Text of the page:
Reverse Mortgage A Good Alternative To Enjoy Your Golden Years

By Sean A. Kelly

A reverse mortgage is a home loan available to seniors. Value of homes generally appreciates over time and such appreciation is termed as home equity. A reverse mortgage is a process of releasing this home equity either in terms of a lump sum or multiple payments. Perhaps this may sound familiar to you: you worked all your life, paying all taxes and mortgage and now, in your golden years you have only your pension to live from. You finally have the time for traveling or doing things you couldn’t do before because of the lack of time and the hard work… but now, you haven’t got the money you need! Senior homeowners can obtain a reverse mortgage on their current property and use the loan to greatly increase their income. Repayment of such loans is the home owner’s obligation which comes into effect when the home owner dies, moves to an old-age home or if the home is sold. If you are 62 or older – and looking for money to finance a home improvement, pay off your current mortgage, supplement your retirement income, or pay for healthcare expenses – you may like to consider a reverse mortgage.


After retirement, many homeowners may discover that their reduced income is not enough to support the lifestyle to which they have become accustomed. Thousands have found that their social security benefits have shrunk and their retirement pensions have been depleted or significantly reduced due to the US’ economic struggles. How can a homeowner continue to afford his or her home mortgage and lifestyle without diminishing his or her savings? Reverse mortgage help is available for such a situation. Reverse mortgages are different from conventional mortgages. In conventional mortgages home owners pay off the principal and interest accrued over a set period [e.g. 25 years] via regular monthly payments until the tenor is completed. That’s when the property is released by the lender to the home owner. However in reverse mortgages if the home owner chooses to receive the home equity in lump sum, he does not make any payments. All interest is added to the loan as lien. If the home owner chooses to receive the home equity as monthly payments from the lender, then the debt on the property increases each month. Key aspects to consider when thinking of reverse mortgages may be the fact that extracting all or what little equity one has left to pay off now may be very short-sighted in the long run. To take virtually all of your savings now when one may have another 20 to 30 years of retirement left may not sound like good judgment in any way.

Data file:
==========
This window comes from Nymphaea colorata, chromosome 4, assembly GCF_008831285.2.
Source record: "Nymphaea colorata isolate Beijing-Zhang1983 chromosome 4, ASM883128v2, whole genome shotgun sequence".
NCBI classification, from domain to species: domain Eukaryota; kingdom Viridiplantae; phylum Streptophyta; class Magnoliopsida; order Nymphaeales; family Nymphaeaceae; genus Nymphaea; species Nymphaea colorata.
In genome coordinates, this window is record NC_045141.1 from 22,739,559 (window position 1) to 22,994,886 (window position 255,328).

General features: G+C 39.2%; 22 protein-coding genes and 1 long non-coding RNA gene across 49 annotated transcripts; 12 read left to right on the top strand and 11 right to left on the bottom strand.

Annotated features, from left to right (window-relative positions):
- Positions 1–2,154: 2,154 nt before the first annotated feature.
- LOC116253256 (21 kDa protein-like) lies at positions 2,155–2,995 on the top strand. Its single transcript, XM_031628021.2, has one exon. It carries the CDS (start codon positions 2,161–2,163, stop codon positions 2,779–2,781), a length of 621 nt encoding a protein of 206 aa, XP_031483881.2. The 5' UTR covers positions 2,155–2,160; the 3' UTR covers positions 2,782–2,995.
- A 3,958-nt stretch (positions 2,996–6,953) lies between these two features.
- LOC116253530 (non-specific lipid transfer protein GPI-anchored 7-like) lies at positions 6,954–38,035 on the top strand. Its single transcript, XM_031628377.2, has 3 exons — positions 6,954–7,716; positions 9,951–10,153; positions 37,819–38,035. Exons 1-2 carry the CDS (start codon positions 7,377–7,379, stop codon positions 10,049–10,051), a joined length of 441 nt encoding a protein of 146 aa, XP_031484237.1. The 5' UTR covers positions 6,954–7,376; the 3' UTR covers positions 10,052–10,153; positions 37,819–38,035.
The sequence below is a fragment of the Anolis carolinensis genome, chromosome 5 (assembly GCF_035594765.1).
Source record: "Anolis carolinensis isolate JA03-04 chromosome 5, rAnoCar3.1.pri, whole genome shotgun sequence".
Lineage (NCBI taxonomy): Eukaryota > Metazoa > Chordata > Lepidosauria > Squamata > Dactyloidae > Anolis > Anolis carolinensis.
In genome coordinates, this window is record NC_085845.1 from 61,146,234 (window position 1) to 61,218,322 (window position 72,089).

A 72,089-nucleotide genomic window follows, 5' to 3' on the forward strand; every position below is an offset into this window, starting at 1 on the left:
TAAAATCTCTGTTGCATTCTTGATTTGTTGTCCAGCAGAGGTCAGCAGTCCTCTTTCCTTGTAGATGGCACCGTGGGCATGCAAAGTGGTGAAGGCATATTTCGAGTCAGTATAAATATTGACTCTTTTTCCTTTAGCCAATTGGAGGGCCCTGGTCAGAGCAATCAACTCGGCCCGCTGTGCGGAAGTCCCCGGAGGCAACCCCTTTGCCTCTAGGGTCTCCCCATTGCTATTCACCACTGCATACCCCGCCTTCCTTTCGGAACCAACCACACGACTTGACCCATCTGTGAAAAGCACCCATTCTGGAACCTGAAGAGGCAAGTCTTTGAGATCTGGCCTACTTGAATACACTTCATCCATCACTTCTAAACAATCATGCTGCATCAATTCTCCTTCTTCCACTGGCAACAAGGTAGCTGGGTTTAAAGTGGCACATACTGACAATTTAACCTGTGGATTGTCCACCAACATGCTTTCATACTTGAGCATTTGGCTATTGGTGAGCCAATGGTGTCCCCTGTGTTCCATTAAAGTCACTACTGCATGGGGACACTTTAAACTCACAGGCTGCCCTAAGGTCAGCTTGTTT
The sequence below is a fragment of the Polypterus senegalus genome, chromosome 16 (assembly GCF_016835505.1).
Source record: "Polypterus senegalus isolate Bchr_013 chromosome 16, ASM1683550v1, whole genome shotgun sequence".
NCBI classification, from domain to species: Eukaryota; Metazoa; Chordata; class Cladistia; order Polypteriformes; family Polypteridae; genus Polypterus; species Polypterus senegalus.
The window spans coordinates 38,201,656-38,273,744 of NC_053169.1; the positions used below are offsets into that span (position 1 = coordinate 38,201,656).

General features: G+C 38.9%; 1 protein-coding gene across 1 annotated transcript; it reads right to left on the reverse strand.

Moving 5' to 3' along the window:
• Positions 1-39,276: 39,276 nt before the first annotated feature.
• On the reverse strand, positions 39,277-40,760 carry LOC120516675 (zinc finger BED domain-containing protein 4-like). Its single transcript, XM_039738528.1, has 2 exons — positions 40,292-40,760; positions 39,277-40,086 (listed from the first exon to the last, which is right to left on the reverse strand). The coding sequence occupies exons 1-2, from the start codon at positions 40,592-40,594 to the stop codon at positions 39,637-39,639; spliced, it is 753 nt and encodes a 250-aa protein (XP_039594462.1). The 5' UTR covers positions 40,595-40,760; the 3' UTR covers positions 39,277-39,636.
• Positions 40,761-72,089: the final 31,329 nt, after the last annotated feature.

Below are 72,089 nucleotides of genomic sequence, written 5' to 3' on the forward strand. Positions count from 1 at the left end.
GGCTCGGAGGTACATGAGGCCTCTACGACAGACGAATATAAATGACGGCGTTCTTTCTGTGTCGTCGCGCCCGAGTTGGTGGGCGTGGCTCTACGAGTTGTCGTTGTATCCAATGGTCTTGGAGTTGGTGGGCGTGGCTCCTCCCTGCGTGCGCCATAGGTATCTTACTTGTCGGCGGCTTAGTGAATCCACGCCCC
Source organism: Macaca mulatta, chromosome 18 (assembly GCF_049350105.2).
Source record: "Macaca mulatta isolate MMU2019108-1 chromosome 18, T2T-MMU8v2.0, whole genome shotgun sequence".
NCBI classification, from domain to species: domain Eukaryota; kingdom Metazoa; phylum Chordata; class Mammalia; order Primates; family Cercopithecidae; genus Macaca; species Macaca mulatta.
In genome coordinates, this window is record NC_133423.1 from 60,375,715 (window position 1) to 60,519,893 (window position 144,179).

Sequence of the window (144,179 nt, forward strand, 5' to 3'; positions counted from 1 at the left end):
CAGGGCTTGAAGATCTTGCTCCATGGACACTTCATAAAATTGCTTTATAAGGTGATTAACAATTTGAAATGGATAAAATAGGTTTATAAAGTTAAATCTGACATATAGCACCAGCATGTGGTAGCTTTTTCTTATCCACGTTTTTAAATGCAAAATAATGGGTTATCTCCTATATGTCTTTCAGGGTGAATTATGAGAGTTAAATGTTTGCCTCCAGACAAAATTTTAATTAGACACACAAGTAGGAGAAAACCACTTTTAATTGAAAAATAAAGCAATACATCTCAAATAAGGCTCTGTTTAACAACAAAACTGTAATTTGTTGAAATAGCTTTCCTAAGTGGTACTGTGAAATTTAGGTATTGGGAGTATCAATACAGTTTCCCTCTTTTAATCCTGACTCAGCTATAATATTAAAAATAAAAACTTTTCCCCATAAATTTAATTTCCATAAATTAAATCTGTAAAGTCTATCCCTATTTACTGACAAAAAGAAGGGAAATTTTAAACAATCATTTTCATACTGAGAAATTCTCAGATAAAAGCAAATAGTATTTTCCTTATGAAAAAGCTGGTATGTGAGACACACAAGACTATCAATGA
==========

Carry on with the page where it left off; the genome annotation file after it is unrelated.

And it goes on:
Reverse mortgage loans are a lot like any other loans against the home but may have exclusive terms for seniors. There are two kinds of reverse mortgage loans. One is federally insured reverse mortgage backed by HUD, and the other is retail reverse mortgage backed by corporate lenders. Both of them are designed to pay out portion of your homes equity in cash. The amount has no constraint regarding how the funds need to be used. Additional options could be that the funds can be obtained in monthly payments structured as needed, line of credit (with a growth rate), lump sum, or a combination of these. It is also not considered as income hence the seniors Social Security and Medicare may not be affected. Assuming you have arrived at your retirement age and are mainly obtaining a fixed income, a difficulty may possibly arise when unexpected medical or funeral bills come particularly if you don’t have any liquid assets set aside to cover the cost. The top alternative solution with this may be to consider applying for a reverse mortgage loan.

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